There is a glint of red at the centre where the sun has reached the horizon of the unsettled sea, tinting the rolling clouds obscuring it in a blood-like hue. This strongly toned, velvety-textured ‘Little Liber’-like design1 may show the direct influence of Francis Danby’s 1824 painting Sunset at Sea after a Storm (Bristol Museum and Art Gallery), a sensation on its first appearance, as discussed in the overall Introduction to the present section.2
Eric Shanes has compared this work with the canonical ‘Little Liber’ watercolour St Michael’s Mount (Tate D25434; Turner Bequest CCLXIII 311),3 and Ian Warrell has noted a similarity to the perhaps even more apocalyptic Tate D25429 (Turner Bequest CCLXIII 306).4 The effect clearly stayed with Turner, as he made a similarly intense variation in the Whalers sketchbook of about 1845 (Tate D35240; Turner Bequest CCCLIII 1).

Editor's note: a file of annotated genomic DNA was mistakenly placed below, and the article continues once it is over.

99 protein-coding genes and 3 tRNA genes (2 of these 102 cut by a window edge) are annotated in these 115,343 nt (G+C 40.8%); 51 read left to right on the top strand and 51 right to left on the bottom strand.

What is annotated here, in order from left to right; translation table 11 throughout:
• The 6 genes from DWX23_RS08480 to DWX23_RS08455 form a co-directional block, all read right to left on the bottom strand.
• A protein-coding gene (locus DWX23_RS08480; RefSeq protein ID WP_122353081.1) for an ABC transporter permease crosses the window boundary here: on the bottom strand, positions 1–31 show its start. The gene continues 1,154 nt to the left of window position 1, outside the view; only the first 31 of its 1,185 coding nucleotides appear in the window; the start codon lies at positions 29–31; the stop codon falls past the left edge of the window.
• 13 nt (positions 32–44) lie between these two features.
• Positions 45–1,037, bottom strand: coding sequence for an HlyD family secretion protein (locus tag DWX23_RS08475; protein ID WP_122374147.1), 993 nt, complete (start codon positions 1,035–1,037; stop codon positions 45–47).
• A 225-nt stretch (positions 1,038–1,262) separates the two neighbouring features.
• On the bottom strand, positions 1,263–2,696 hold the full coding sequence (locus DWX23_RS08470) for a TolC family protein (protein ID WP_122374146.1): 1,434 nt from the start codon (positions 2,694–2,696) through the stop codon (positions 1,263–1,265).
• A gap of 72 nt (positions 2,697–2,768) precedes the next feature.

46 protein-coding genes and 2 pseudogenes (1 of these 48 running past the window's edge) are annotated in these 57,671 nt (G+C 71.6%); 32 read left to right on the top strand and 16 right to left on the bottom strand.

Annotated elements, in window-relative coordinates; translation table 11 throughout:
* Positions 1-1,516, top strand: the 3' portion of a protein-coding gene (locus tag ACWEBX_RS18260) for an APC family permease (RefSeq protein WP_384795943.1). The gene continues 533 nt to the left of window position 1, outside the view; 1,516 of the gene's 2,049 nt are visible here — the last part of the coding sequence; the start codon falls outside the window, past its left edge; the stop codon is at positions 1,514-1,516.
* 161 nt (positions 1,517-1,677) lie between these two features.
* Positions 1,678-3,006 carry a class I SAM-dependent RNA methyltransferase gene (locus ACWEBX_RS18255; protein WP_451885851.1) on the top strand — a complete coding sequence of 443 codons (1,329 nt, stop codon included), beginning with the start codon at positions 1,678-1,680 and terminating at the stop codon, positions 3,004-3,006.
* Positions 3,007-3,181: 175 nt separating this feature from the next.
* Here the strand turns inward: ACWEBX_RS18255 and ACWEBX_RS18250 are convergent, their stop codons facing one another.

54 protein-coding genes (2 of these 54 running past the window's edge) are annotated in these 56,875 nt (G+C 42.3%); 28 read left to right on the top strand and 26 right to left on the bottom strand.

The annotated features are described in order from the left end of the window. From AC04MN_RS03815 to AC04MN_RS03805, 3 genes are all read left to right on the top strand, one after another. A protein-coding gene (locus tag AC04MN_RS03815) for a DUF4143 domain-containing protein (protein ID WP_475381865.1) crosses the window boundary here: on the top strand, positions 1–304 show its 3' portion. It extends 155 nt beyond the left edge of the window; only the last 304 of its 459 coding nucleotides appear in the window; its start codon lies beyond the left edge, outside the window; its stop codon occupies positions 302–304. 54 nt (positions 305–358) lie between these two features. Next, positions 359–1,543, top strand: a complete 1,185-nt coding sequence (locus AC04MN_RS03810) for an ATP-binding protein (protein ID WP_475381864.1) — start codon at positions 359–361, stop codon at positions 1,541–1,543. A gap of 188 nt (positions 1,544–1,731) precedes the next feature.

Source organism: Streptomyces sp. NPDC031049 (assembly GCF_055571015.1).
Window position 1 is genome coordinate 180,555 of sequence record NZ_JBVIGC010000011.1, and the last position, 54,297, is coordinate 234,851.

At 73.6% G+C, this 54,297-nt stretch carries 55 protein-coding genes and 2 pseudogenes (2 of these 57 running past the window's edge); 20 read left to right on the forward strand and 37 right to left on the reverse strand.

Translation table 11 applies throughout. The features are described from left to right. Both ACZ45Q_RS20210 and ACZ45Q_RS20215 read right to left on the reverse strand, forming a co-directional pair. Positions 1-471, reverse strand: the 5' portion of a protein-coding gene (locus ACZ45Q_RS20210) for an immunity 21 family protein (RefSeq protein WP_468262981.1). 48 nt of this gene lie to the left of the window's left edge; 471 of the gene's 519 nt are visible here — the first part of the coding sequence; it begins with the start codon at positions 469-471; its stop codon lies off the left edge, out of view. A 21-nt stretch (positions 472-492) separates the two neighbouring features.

Blank; laid down. White wove paper backing sheet inscribed in pencil ‘76’ right of centre, ascending vertically; inscribed in pencil ‘CCLXIII.305’ bottom centre; stamped in black with Turner Bequest monogram over ‘CCLXIII – 305’ bottom left.